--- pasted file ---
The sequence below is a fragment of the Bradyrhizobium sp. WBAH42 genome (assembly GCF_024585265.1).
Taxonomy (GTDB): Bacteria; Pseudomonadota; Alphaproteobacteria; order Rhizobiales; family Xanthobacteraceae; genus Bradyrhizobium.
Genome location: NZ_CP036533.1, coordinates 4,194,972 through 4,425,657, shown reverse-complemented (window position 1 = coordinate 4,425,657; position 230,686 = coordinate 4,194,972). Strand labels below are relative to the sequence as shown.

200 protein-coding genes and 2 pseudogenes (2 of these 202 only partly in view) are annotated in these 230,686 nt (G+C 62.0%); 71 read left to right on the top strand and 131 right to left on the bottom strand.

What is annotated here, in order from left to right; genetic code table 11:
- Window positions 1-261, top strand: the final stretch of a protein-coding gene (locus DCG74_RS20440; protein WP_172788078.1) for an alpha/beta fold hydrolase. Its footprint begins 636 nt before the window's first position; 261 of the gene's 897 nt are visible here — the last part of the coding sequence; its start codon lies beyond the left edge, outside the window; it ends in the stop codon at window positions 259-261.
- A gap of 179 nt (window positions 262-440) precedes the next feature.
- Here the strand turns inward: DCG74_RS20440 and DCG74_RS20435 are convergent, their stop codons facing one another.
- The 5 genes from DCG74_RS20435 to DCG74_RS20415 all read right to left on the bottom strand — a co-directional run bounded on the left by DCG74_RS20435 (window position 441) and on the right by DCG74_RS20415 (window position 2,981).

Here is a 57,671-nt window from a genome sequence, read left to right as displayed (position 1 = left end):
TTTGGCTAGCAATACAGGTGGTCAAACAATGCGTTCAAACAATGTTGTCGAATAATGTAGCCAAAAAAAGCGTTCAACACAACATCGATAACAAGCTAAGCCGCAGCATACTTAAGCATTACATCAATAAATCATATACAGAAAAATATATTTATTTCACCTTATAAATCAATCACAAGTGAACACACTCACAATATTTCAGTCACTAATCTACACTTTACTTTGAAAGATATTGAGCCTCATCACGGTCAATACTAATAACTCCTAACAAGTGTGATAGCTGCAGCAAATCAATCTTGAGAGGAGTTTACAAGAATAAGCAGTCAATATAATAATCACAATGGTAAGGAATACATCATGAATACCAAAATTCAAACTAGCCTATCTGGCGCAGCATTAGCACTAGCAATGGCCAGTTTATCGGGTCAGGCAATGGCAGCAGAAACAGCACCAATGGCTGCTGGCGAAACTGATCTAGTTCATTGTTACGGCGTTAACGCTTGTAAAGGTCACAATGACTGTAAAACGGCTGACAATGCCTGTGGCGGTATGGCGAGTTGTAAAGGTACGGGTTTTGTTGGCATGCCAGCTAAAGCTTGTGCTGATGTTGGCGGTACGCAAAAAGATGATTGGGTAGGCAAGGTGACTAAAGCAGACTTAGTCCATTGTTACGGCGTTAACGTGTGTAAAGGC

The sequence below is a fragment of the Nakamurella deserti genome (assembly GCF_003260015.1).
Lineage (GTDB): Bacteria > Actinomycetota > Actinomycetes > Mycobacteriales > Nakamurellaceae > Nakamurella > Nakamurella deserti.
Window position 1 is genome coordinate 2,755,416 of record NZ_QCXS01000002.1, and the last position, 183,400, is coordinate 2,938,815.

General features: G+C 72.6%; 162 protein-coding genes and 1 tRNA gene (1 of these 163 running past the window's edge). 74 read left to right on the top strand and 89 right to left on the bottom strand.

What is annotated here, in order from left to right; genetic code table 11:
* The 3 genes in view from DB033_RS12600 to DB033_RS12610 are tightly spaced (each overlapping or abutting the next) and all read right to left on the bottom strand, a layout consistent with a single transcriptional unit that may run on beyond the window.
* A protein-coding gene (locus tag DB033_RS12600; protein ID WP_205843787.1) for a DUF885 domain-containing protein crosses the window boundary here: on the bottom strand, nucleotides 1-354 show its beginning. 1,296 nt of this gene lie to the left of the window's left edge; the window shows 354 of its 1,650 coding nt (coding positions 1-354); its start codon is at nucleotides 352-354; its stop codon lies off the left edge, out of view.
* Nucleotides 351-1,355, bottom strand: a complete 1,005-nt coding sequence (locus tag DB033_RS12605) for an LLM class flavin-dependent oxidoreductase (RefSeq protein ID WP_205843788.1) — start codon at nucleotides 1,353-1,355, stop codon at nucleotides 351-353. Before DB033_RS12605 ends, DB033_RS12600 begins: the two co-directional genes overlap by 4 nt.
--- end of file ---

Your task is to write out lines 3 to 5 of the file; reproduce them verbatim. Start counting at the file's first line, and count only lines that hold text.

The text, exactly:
Genome location: NZ_CP036533.1, coordinates 4,194,972 through 4,425,657, shown reverse-complemented (window position 1 = coordinate 4,425,657; position 230,686 = coordinate 4,194,972). Strand labels below are relative to the sequence as shown.

200 protein-coding genes and 2 pseudogenes (2 of these 202 only partly in view) are annotated in these 230,686 nt (G+C 62.0%); 71 read left to right on the top strand and 131 right to left on the bottom strand.

What is annotated here, in order from left to right; genetic code table 11: